As I arrive in the early ‘80s, 1981 to be specific, I know the film landscape is going to change. It was not a time of sequels, superhero movies, and intellectual property. I mean, it was, but that world was just beginning. The year 1981 was only four years after Star Wars, after all. It was only six years after Jaws basically invented the summer blockbuster. This was 40 years ago, after all. That was forever ago in pop culture turns. It was a time before cable was prominent and people only really watched movies in theaters. What was going on in 1981 on the big screen? Let’s find out!
Speaking of the beginning of the time of sequels, the top movie in the box office was Raiders of the Lost Ark. Now that’s a worthy victor in the box office. That movie is so good. Indiana Jones’ first adventure has grown on me over the years. I enjoyed it as a kid, and then the first time I saw it as an adult I thought it was good, but nothing special. Raiders is so rewatchable, though. That movie is a satisfying watch. Also, in terms of sequels and superheroes, Superman II came out in 1981, giving us General Zod and crew.
If you want to know how 1981 was different, though, the number-two movie in the box office was On Golden Pond. No superheroes. No action. Just a couple of old movie stars falling in love. Then again, maybe this speaks to the power of stars back in the day. Now, the IP is the star. Back then, it was names like Katharine Hepburn and Henry Fonda. The rise of Bill Murray continued in 1981, as Stripes was released. That is a movie I feel like everybody has watched the first hour of and then given up on it. Did people walk out of the theaters too? We also got a James Bond movie, For Your Eyes Only, but that was a forgettable one.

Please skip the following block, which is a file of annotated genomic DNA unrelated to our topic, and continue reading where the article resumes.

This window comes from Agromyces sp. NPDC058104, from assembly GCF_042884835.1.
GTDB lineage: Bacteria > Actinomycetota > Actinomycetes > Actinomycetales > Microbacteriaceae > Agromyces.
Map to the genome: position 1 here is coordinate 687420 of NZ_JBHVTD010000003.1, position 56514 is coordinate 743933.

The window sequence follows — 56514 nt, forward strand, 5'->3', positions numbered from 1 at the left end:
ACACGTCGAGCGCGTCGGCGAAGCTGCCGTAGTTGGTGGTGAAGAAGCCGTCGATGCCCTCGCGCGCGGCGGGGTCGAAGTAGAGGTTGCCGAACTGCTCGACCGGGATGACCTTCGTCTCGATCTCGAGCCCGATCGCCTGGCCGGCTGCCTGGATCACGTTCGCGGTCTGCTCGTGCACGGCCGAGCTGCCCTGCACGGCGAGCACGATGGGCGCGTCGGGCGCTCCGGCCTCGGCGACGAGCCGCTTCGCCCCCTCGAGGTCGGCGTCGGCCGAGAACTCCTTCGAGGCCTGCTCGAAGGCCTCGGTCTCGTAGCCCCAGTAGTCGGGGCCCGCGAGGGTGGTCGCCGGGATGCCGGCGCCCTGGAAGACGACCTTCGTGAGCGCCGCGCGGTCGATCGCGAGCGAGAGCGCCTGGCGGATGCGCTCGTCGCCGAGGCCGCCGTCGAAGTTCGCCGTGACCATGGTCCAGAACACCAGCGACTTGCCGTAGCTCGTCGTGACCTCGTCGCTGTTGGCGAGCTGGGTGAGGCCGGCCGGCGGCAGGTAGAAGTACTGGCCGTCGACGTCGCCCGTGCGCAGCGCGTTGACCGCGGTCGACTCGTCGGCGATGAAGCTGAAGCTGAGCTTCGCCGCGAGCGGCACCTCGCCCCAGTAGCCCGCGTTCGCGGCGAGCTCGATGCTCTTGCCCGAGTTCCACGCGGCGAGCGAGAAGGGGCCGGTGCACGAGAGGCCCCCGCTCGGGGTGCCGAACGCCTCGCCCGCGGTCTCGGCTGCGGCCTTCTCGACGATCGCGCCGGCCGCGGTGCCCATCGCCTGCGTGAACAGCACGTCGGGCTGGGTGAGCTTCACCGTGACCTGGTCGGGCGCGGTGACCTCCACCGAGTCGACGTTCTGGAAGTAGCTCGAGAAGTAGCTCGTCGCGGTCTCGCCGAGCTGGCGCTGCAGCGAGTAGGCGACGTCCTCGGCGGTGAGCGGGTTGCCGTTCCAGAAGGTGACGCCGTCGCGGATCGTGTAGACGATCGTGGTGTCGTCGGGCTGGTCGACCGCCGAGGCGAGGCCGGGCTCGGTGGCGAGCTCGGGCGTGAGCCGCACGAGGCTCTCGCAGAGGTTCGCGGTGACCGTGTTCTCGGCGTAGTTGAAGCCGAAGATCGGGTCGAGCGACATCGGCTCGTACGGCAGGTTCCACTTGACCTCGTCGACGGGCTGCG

Over at the Oscars, to nobody’s surprise Hepburn and Fonda won Best Actress and Best Actor for On Golden Pond. However, the winner of Best Picture was Chariots of Fire, a film about two religious runners at the 1924 Olympics. I have never seen it because it seems immensely dull. The score is pretty iconic, though. Chariots of Fire’s primary competition was Reds, an epic film from Warren Beatty, who won Best Director. That being said, Raiders of the Lost Ark got a Best Picture nomination, and I would have liked to see that win.
Looking through the film releases of 1981, I was truly stunned to see that a Charlie Chan movie came out. Chan is an Asian detective character, but infamously he was traditionally played by white actors. I checked to see if an Asian actor was starring, but the star is Peter Ustinov, who is very much a white guy. So my next thought was maybe this was a parody or a satire, an attempt to criticize the tradition of white people playing Chan. Nope. It’s just a movie. That’s so insane to me.
I’m not a big Muppets fan, but maybe my favorite Muppet property is The Great Muppet Caper, and that came out in 1981. An American Werewolf in London is one of my favorite horror comedies. Speaking of inexplicable, Porky’s came out this year as well. Film has changed a lot in the last 40 years. Some of those changes have definitely been for the better.